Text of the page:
The Supreme Court Looks at Miranda and Ethics

The recent Supreme Court ruling in Berghuis v. Thompkins is another in the long line of opinions attempting to determine what the familiar words (to all you “Law and Order” fans), “You have the right to remain silent” really mean. At its core, however, it is about ethics.

The various opinions interpreting the landmark 1966 case ruling in Miranda v. Arizona, which ended the common police practice of sweating, beating and otherwise coercing confessions from criminal suspects in marathon interrogation sessions had, amazingly, never before dealt with the wrinkle presented in Thompkins. The suspect in a shooting was given the Miranda warning, but never said that he wanted his lawyer or that he refused to testify, as he had the right to do. He just sat through almost three hours of questions without saying a word, and then, near the end, uttered a one word answer, “Yes,” to the question of whether he would pray to God for forgiveness for the shooting.

This admission helped convict him at trial. The lawyers argued that the confession was illegally obtained, because the suspect’s three hours of silence should be read as his assertion of his Miranda rights. In one of those infamous 5-4 ideologically split decisions everyone complains about, the U.S. Supreme Court ruled against Thompkins. It’s reasoning: a suspect has to assert his rights to claim them. Until he says that he doesn’t want to talk and requests a lawyer, the police can keep asking him questions until he tells them to stop.

The opinion, like all opinions, is supported by citations to other cases in the Miranda canon, but these questions ultimately become ones of ethics as much as law. How best to balance the rights of the individual against the legitimate societal need for law enforcement? Liberals typically tilt to the side of the individual in these cases, an expression of principle over pragmatism, since they almost always involve the guilty. Conservatives are more likely to be willing to avoid absolute rights in the public interest, and give the police more leeway. Thomplins, as much as any Miranda case, was argued and decided on the issue of fairness. If the suspect truly understands his or her Miranda rights but doesn’t expressly assert them, is it fair and just for police to keep asking questions until he either answers or does assert those rights?

There’s a big “if” in that question, but assuming that “if” is met, I think the Supreme Court majority was right. If the suspect knows he can stop the questioning at any time, there seems nothing unfair about the police questioning him until he does. The interrogation is not coercion if the suspect has the power to end it, and knows that. The Court, it seems, could justify balancing the issue either way: requiring that the Miranda Rights be considered asserted unless the suspect expressly waived them, or holding that the Miranda warning simply informed the suspect of his options, and if he wants to avail himself of them, he needs to say so. The latter approach does not seem unfair, and it provides the police with the most flexibility. Heaven knows why Thompkins, after three hours of sitting silent, suddenly was moved to confess, but he clearly wasn’t forced to do it. He could have kept quiet, or ended the interview at any point.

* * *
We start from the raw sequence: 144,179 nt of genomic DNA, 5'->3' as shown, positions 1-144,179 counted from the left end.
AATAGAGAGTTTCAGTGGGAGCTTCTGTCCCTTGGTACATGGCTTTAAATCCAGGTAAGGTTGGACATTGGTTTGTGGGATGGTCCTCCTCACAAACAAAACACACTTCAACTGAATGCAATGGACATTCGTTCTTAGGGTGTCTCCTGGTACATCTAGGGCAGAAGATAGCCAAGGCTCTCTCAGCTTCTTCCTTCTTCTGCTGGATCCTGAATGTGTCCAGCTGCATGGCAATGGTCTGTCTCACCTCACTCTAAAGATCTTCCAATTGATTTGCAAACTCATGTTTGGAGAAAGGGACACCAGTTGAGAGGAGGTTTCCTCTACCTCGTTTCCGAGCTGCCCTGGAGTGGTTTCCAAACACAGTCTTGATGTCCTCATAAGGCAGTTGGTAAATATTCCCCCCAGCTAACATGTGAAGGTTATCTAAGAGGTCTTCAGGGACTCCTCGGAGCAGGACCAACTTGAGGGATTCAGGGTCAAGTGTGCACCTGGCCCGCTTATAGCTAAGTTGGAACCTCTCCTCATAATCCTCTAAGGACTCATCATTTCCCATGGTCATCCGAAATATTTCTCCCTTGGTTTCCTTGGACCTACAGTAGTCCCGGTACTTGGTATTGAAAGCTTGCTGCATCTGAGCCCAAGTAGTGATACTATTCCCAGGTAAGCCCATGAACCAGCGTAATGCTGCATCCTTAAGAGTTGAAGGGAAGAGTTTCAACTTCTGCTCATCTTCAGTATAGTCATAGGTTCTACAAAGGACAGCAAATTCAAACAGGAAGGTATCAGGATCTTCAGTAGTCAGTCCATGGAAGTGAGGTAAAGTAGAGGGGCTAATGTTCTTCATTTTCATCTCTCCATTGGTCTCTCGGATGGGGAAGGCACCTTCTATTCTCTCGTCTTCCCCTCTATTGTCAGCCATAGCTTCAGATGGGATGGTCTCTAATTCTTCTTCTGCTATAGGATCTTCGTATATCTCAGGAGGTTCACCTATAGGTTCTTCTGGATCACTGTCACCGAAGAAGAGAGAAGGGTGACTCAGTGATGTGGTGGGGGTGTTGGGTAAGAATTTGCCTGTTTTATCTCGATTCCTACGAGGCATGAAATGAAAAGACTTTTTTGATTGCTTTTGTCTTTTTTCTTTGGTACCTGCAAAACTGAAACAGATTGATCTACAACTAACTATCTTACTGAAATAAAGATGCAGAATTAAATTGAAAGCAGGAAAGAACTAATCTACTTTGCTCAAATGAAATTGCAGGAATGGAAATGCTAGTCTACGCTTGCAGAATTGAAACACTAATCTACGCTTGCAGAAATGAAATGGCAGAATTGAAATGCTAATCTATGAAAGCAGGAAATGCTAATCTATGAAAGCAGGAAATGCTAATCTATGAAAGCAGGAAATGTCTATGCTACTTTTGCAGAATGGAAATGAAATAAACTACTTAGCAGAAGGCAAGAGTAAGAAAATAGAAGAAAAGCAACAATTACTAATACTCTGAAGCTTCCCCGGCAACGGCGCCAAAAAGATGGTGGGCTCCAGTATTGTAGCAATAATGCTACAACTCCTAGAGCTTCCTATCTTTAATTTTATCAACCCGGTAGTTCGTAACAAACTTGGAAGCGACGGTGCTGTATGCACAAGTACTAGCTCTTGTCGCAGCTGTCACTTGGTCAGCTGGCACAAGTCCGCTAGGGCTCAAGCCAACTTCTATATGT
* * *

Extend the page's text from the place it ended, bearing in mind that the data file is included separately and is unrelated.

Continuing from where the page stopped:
I think the majority’s ruling was the most ethical option, balancing the competing interests.

You can read the opinion, and Justice Sotomayor’s dissent, here.

4 thoughts on “The Supreme Court Looks at Miranda and Ethics

  1. Agreed. I hate to think how many times I’ve babbled off Miranda to an apprehendee, followed by the questions, “Do you understand your rights?” and “Do you want a lawyer?” (We even had to substitute the word “lawyer” for “counsel” or “attorney” in case the subject didn’t know what they meant!) If the prisoner said “yes” to the last question or said openly that he didn’t want to answer questions (and at any time) then the questioning (beyond the basic personal information for the report) ceased right then. Isn’t that enough? And, BTW, this was in the Army when I was an M.P. That this case should have made it to the U.S. Supreme Court is absurd in itself.

    • And yet it is being widely panned and even ridiculed by criminal lawyers. I’m surprised. I don’t see how the burden of speaking up and saying that you want the police to stop asking questions or, in the alternative, refusing to say anything is unreasonable in light of the value of law enforcement investigation. Miranda was intended to stop police from using pipes to get confessions. Now asking questions after the suspect has been told he doesn’t have to answer is too harsh, even though he has the power to stop them?

  2. I am a criminal defense lawyer, and I feel that the Supreme Court majority got it right in this case. My only actual concern is that this opinion may erode the strength of Miranda by some of it’s dicta.
    Just a bit of a correction, the Defendant’s last name is Thompkins, and not Thompson — so the case should be called Berghuis v. Thompkins.

    • I’ll fix that…I’m sorry. That name always makes me do that. You should have seen how I first spelled “Berghuis”…

      Yes, I think the dicta (note to those who haven’t been inflicted with law school: “dicta” is language, musings and commentary in Supreme Court opinions that do not define the legal reasoning n the opinion, and aren’t truly “authority” for future rulings. But dicta does have persuasive value to scholars, judges in other cases, and the next round of Supreme Court cases on related topics) in the majority opinion is excessively anti-Miranda, though I generally think the opinion itself is persuasive unless one is a Miranda absolutist.

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